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Equator Initiative Case Study - Farmer-to-Farmer Program (PCAC), Siuna

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The Farmer-to-Farmer Program (Programa de Campesino a Campesino - PCaC) has operated throughout Nicaragua since the post-war period of the early 1990s, as part of the worldwide Via Campesina movement which advocates for food sovereignty, agrarian reform, and democratic governance of food production systems.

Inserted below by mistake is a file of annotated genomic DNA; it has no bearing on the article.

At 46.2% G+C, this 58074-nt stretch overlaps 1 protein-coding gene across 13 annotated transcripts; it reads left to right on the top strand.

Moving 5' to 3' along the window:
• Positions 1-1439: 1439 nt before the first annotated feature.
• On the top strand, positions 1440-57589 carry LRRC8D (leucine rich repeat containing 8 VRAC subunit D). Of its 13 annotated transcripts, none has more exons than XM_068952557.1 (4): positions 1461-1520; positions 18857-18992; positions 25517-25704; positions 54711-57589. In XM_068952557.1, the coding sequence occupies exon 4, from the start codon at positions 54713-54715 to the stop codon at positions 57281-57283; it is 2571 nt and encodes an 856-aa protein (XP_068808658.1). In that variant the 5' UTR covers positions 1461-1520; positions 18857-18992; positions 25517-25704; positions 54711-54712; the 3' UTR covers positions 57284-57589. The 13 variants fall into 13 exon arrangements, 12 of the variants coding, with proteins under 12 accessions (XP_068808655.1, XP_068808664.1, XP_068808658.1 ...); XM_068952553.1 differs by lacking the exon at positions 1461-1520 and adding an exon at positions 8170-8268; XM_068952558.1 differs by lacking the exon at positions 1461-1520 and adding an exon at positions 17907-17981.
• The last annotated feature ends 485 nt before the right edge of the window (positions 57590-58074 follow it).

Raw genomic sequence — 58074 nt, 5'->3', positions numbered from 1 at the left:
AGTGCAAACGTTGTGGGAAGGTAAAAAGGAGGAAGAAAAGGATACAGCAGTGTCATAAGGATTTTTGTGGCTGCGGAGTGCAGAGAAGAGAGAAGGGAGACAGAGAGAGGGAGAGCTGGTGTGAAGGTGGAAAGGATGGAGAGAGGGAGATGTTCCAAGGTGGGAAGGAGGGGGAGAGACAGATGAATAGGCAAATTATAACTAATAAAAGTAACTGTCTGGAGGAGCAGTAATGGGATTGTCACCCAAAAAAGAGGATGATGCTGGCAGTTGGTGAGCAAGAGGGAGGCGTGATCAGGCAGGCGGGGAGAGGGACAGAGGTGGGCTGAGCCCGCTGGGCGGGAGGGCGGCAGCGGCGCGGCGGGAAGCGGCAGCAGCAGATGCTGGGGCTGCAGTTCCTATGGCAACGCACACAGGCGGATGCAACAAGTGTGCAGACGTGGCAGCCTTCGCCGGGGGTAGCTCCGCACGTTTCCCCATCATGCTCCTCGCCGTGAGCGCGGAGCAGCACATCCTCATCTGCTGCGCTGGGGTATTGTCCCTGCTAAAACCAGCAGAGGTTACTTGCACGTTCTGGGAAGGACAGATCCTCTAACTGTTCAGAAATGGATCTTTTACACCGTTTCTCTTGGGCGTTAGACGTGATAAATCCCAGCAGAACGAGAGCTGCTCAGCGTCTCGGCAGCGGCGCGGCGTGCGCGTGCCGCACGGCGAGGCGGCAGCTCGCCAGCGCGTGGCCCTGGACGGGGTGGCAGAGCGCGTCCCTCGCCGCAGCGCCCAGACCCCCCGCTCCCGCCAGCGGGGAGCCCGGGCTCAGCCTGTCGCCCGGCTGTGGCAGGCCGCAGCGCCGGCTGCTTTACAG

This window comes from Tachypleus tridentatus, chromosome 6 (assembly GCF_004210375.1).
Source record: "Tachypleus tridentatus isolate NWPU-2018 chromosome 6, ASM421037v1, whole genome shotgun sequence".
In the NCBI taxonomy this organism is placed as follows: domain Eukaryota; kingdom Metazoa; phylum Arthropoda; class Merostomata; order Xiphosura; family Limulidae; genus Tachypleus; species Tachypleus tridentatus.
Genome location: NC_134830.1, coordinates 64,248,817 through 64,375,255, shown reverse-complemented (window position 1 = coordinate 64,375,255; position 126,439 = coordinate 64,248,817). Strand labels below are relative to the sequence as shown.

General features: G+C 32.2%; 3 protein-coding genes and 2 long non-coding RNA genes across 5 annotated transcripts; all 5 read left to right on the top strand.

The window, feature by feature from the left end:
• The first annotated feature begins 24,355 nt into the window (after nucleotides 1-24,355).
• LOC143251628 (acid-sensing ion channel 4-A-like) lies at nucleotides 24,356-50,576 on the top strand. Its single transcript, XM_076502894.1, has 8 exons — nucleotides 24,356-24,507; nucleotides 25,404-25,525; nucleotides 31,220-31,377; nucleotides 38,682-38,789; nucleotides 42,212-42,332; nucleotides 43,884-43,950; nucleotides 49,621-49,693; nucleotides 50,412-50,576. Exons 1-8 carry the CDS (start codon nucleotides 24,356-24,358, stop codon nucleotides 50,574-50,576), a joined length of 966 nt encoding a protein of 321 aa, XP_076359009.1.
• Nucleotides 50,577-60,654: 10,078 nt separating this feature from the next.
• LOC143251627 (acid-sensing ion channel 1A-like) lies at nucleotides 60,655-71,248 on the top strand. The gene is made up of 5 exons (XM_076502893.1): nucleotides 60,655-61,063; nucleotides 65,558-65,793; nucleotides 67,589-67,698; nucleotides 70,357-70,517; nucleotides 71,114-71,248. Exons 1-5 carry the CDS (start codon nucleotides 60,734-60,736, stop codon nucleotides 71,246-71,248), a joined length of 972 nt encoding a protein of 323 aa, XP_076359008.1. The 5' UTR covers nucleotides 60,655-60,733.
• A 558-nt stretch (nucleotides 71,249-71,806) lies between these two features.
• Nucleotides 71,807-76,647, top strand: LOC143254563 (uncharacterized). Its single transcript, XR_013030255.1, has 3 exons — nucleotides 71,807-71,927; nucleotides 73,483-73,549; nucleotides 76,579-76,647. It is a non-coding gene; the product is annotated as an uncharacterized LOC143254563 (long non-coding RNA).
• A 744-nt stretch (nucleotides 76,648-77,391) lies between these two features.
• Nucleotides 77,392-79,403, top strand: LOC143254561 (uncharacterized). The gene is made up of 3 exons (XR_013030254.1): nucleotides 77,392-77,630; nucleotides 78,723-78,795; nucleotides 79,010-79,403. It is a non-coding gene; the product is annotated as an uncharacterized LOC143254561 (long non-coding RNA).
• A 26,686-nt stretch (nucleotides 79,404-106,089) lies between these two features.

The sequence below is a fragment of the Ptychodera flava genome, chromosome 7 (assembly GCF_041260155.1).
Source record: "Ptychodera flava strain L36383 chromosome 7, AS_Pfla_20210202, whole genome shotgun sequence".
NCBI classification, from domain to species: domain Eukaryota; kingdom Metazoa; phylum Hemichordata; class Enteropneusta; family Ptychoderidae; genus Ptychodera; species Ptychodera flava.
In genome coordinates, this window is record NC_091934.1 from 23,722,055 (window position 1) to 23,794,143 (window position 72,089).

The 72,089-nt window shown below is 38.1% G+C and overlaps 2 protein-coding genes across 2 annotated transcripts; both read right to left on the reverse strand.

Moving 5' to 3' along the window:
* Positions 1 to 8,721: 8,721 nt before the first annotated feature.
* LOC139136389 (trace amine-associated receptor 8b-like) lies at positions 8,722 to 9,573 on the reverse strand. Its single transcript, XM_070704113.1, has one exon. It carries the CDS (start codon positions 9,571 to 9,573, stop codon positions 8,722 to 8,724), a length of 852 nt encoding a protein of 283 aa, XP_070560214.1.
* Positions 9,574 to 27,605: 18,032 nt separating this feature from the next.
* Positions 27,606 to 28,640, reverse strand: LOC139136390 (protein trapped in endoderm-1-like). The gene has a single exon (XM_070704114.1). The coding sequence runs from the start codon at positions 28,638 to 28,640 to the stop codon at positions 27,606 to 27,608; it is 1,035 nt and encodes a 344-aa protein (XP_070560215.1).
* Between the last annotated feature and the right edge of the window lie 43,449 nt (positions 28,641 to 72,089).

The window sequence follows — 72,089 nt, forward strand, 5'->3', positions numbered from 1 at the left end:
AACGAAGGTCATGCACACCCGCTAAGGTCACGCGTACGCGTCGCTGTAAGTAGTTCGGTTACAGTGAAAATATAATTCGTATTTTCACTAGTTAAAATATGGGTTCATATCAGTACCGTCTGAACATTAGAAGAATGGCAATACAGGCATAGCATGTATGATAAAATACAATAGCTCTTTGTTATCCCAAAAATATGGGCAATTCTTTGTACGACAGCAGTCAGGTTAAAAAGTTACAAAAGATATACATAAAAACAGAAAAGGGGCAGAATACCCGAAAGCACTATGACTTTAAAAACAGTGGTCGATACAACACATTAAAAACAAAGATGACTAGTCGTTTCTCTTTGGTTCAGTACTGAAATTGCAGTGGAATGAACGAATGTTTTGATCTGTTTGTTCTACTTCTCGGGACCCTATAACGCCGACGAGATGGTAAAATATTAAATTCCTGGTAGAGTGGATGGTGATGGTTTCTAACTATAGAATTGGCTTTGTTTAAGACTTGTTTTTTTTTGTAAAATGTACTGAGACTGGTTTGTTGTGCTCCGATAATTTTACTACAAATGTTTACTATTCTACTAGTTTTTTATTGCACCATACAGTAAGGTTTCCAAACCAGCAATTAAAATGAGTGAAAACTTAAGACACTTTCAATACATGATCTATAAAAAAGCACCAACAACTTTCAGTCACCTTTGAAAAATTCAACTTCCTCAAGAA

The Farmer-to-Farmer Program in the northern municipality of Siuna is one of sixty-five such programs in Nicaragua which provide technical assistance to small-scale agricultural producers. The network began its work in 1992 with the goal of controlling the rapidly expanding agricultural frontier within the Bosawás Biosphere Reserve, while aiming to enhance food security, increase household incomes, and strengthen regional governance throughout Nicaragua’s newly designated North Atlantic Autonomous Region. Three hundred volunteer extension officers work in over 80 communities and serve more than 3,000 subsistence farming families. The Equator Initiative brings together the United Nations, governments, civil society, businesses and grassroots organizations to recognize and advance local sustainable development solutions for people, nature and resilient communities. As local and indigenous groups across the world chart a path towards sustainable development, the Equator Prize--issued biennially by the Equator Initiative--shines a spotlight on their efforts by honoring them on an international stage. This project was awarded the Equator Prize in recognition of its contribution to local sustainable development solutions.

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